Interpolates values at intermediate points.
||Type of curve to be fitted to calculate the interpolated value (
||Type of interpolation required (
||Observations from which interpolation is to be done|
||Results of each interpolation|
||Points at which each set of
||Points for each set of
If you have a set of pairs of observations (x, y), you can use interpolation to estimate either a value y for a value x that need not be in the set, or a value x for a value y that likewise need not be in the set. The simplest way to interpolate is by joining successive pairs of observations by straight lines and reading off the appropriate values in between: then the two cases are called linear interpolation (obtaining y from x) and inverse linear interpolation (obtaining x from y). Genstat can alternatively join the points by cubic functions instead of straight lines. Genstat uses the term values to describe the set of y-values and intervals for the set of x-values, no matter whether you are doing direct or inverse interpolation.
Genstat does the interpolation for each parallel set of variates in the parameter lists. Each variate in the
OLDINTERVALS list specifies the x-values of a set of observed points; the corresponding variate in the
OLDVALUES list specifies the corresponding y-values. The variates in the
NEWVALUES lists are for the x-values and y-values of the interpolated points.
If you set
METHOD=value, Genstat does ordinary interpolation, and you use the
NEWINTERVALS variate to specify the x-values for which you require interpolated y-values. Genstat calculates the y-values and stores them in the corresponding
NEWVALUES variate; this variate will be declared implicitly if you have not declared it already.
For the interpolation to take place, the x-values must be in either monotonically increasing or decreasing order; thus, if necessary, Genstat takes a copy of the x-values and y-values and sorts these (in parallel) to put the x-values into ascending order.
Assume that wheat plants have been sampled on five occasions and their growth stage (Zadoks) assessed.
INTERPOLATE interpolates values, which it stores in variate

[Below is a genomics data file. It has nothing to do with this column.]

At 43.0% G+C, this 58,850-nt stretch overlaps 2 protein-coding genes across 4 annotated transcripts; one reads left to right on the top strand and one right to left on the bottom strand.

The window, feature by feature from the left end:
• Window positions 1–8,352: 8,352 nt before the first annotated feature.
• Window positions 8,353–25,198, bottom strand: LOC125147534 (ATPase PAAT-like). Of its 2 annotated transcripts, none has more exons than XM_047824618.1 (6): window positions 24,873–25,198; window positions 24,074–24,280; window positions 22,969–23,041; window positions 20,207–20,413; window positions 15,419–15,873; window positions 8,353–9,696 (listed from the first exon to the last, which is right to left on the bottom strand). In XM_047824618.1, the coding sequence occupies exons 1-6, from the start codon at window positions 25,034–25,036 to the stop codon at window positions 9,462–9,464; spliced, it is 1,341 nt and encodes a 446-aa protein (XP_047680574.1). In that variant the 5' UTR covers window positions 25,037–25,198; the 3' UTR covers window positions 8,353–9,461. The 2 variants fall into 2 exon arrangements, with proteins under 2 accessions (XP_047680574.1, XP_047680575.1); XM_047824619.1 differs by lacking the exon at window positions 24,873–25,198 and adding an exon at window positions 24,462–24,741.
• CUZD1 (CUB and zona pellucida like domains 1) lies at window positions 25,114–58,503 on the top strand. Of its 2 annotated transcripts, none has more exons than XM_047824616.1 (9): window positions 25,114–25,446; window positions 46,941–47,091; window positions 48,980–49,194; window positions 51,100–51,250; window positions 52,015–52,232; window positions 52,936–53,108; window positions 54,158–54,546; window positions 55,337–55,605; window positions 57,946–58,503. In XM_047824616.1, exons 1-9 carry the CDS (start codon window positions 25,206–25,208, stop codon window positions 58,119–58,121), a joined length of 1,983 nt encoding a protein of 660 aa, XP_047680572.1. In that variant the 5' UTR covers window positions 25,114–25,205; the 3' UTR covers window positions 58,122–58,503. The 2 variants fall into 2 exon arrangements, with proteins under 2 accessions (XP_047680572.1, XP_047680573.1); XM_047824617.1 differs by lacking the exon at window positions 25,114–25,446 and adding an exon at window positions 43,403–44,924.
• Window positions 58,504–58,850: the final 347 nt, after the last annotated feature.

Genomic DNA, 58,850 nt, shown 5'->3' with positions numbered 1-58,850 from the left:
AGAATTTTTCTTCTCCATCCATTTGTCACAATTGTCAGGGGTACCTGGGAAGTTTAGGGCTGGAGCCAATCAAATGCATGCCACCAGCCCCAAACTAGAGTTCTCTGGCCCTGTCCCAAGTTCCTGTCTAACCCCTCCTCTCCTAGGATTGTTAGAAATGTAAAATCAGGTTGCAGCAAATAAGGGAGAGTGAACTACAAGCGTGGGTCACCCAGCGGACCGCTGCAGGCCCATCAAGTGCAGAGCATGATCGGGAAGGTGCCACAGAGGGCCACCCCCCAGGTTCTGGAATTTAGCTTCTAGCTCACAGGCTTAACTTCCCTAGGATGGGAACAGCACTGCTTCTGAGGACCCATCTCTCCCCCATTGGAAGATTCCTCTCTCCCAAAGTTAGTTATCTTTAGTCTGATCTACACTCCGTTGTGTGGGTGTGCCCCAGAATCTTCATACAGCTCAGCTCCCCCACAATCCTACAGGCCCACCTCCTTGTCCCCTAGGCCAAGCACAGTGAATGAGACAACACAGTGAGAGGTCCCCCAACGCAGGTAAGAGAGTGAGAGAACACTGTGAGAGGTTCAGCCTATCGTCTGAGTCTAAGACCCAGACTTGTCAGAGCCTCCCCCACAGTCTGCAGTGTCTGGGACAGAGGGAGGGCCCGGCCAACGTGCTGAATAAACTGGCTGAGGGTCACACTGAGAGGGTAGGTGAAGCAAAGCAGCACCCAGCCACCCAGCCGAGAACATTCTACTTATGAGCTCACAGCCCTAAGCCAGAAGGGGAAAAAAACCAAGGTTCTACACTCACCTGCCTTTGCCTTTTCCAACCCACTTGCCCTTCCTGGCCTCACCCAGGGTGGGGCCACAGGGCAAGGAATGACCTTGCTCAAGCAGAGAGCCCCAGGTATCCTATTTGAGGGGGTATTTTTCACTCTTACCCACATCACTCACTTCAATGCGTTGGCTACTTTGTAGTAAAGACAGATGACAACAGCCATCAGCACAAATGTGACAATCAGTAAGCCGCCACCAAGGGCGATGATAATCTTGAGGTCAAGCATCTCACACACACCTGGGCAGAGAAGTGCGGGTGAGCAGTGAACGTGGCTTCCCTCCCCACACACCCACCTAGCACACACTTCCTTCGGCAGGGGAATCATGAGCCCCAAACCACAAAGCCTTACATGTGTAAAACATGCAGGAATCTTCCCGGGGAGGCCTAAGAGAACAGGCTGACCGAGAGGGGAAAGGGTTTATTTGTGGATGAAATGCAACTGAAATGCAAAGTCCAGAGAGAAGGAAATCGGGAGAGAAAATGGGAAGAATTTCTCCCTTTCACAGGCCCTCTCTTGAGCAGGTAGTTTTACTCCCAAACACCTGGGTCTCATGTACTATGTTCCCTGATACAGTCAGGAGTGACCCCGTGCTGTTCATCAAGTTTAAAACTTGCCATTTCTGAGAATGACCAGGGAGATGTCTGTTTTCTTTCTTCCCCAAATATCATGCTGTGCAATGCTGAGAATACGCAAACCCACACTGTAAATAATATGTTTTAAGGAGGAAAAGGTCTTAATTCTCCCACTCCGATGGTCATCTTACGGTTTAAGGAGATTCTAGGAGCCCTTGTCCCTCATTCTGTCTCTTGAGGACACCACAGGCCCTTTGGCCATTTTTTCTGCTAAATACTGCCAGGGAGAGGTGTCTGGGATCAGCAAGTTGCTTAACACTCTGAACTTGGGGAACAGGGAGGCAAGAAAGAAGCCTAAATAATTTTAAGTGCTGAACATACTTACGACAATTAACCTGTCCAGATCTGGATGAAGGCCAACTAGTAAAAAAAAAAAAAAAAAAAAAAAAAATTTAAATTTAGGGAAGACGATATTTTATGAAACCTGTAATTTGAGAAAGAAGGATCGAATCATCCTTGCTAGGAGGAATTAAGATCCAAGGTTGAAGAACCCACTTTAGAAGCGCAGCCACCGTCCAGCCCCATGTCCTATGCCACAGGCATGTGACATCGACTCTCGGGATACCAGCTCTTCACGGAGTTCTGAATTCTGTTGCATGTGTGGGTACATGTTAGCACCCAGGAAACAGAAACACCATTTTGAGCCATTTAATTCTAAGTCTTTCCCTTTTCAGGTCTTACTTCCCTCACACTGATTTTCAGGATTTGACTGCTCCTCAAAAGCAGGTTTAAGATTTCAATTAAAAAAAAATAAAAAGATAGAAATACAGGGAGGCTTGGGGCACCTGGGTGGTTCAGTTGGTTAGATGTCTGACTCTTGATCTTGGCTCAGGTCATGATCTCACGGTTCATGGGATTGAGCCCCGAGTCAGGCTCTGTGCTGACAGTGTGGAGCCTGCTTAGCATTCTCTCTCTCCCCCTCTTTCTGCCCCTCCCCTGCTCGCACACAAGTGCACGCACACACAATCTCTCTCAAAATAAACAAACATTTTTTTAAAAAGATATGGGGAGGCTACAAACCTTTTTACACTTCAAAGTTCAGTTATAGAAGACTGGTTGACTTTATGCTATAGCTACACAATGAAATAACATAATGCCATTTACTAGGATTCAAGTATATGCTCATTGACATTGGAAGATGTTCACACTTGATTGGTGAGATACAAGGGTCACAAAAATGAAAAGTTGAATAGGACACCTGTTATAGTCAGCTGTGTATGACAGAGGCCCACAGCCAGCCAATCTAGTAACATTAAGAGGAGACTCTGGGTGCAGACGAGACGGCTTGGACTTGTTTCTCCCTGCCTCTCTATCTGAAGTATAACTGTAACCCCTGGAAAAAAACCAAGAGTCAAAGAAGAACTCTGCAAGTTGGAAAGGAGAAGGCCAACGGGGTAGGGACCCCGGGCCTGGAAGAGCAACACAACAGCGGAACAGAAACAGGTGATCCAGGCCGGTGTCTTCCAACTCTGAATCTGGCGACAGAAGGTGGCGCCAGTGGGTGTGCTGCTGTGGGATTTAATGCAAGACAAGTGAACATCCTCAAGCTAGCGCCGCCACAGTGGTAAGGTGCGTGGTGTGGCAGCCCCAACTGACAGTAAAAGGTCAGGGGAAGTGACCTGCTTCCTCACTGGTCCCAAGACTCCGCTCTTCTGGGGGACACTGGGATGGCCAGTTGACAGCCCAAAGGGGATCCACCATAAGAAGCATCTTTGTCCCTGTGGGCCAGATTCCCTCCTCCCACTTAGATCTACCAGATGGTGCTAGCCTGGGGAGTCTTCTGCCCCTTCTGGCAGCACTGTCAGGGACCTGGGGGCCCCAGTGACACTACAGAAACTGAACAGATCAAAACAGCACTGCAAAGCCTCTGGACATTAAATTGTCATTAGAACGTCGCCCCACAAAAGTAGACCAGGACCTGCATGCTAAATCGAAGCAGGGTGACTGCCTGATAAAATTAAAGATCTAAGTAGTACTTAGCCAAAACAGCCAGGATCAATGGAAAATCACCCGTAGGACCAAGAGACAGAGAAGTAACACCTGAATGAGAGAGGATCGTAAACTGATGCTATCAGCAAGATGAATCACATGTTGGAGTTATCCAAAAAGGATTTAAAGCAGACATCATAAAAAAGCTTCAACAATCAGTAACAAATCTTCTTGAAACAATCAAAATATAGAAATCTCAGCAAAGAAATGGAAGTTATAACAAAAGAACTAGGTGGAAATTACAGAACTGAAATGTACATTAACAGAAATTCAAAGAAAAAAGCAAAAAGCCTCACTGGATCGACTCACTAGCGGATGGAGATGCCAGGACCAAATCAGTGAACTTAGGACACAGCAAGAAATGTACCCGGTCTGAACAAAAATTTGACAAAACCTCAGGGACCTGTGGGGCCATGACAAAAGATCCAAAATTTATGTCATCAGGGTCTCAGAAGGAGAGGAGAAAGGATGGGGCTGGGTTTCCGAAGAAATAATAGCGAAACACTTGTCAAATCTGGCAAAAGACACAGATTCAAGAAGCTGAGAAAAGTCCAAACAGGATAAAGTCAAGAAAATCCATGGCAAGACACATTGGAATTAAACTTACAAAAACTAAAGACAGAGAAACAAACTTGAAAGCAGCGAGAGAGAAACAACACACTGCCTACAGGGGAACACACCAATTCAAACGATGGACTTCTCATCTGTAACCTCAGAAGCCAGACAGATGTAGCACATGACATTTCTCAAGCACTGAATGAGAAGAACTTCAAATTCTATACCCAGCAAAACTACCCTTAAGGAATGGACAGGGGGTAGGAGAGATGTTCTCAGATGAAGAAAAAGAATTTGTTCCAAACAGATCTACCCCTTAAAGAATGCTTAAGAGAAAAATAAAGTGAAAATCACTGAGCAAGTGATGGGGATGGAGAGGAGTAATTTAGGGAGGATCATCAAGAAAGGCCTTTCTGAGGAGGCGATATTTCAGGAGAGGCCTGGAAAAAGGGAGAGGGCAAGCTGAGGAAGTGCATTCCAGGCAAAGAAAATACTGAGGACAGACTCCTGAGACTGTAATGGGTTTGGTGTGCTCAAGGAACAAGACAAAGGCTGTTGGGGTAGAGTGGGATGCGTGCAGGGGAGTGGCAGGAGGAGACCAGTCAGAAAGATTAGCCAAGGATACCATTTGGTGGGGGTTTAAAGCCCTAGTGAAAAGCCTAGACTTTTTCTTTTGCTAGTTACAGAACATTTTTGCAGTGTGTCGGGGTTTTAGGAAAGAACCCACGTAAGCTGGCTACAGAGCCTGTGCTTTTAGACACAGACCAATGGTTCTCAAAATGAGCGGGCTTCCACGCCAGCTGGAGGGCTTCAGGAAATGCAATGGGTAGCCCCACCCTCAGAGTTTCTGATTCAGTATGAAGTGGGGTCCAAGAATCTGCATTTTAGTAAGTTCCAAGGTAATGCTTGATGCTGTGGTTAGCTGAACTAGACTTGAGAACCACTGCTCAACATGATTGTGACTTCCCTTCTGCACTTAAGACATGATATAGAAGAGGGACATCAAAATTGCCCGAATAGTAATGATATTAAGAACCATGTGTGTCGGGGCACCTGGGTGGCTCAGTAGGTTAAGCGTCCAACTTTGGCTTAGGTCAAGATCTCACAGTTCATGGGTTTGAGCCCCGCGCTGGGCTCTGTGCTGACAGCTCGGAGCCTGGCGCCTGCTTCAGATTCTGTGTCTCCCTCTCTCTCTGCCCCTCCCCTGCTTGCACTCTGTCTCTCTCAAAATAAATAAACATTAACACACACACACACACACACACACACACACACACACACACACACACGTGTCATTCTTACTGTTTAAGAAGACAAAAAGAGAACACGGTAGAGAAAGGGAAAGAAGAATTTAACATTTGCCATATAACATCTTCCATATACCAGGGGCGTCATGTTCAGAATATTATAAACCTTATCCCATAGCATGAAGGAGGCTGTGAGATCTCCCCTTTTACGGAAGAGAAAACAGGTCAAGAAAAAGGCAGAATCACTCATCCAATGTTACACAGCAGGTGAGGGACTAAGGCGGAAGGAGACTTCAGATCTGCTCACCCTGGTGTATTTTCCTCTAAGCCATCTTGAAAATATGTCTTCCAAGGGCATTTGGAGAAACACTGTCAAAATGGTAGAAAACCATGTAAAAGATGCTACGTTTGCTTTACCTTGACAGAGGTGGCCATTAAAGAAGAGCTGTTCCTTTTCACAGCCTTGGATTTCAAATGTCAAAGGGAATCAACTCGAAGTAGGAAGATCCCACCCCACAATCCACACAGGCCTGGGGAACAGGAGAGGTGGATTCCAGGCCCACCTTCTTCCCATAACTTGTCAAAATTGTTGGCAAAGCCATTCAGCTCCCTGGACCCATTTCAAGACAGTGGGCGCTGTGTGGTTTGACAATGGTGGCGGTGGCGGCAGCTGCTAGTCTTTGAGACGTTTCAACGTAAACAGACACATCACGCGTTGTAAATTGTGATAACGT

Nzad, to estimate the growth stage that the plant has reached after 50, 100 and 150 days.
VARIATE [NVALUES=6] Zadoks,Days;\
& [NVALUES=3] Nzadoks,Ndays; VALUES=!(25,50,75),!(50,100,150)
INTERPOLATE [METHOD=value] Zadoks; NEWVALUES=Nzad;\
Similarly, if you set
METHOD=interval, Genstat does inverse interpolation. You must then specify the y-values in the
NEWVALUES variate. Genstat calculates the x-values and stores them in the corresponding
NEWINTERVALS variate, which will be declared implicitly if necessary. Again the x-values must be in monotonically increasing or decreasing order, and Genstat will produce a sorted copy if necessary. Inverse interpolation is the default.
This statement would use inverse linear interpolation to estimate how long after planting we have to wait for the plant to reach growth stages 25, 50 and 75 Zadoks.
INTERPOLATE [METHOD=interval] Zadoks; NEWVALUES=Nzadoks;\
If you set
METHOD=missing, Genstat ignores the
NEWINTERVALS parameters; it estimates values for x or y when the other is missing, placing the results in the previously missing position of the
OLDVALUES or the
OLDINTERVALS variates. Ordinary interpolation is used when the missing value is in y, and inverse interpolation when it is in x. If both the x-value and the y-value are missing for a particular unit, no values can be interpolated for it, and it remains missing. To do linear interpolation requires that both the x-value and the y-value should be non-missing for the point on each side of the unit with the missing value. For cubic interpolation, there must be two non-missing points on each side of the unit.
CURVE option has two settings,
cubic. By default,
CURVE=linear, and successive pairs of observations are connected by straight-line segments for linear, or inverse-linear, interpolation. For cubic interpolation you set
CURVE=cubic; there must then be at least four values in each of the
For linear & inverse linear interpolation between variates you can use the
Either or both of the
OLDINTERVALS variates can be restricted to arrange for only a subset of the observed points to be used. Similarly, either or both of the
NEWINTERVALS variates can be restricted to arrange that values are calculated for only a subset of units of the new variates.
Commands for: Calculations and manipulation.
CAPTION 'INTERPOLATE Example'; STYLE=meta DELETE [REDEFINE=yes] X,Y,iX,iY,pX,pY VARIATE [VALUES=0,1,2,4,7,9,11,12,13,16,18,20] X CALCULATE Y = (1 + SIN(ABS(X-10)/4))**2 - 1 + (X/4)**2 - (X/9)**3 CALCULATE iX = !(1...200)/10 "Interpolate Y values using cubic interpolation" INTERPOLATE [CURVE=cubic; METHOD=VALUE]\ OLDVALUE=Y; OLDINTERVAL=X;\ NEWVALUE=iY; NEWINTERVAL=iX "Graph Interpolated Function" PEN 1,2; METHOD=POINT,MONOTONIC; SYMBOL=2,0;\ COLOUR=2,4; CFILL=2,0; THICKNESS=1,3 XAXIS [RESET=yes] 1; TITLE='X' XAXIS [RESET=yes] 1; TITLE='Function' DGRAPH [TITLE='Cubic Interpolation'] X=X,iX; Y=Y,iY;\ DESCRIPTION='Function Points','Cubic Interpolation' "Interpolate X values for given Y values" VARIATE [VALUES=1...15] GivenY INTERPOLATE [CURVE=cubic;METHOD=INTERVAL]\ OLDVALUE=Y; OLDINTERVAL=X;\ NEWVALUE=GivenY; NEWINTERVAL=PredictedX PRINT GivenY,PredictedX; FIELD=8; DECIMALS=0,4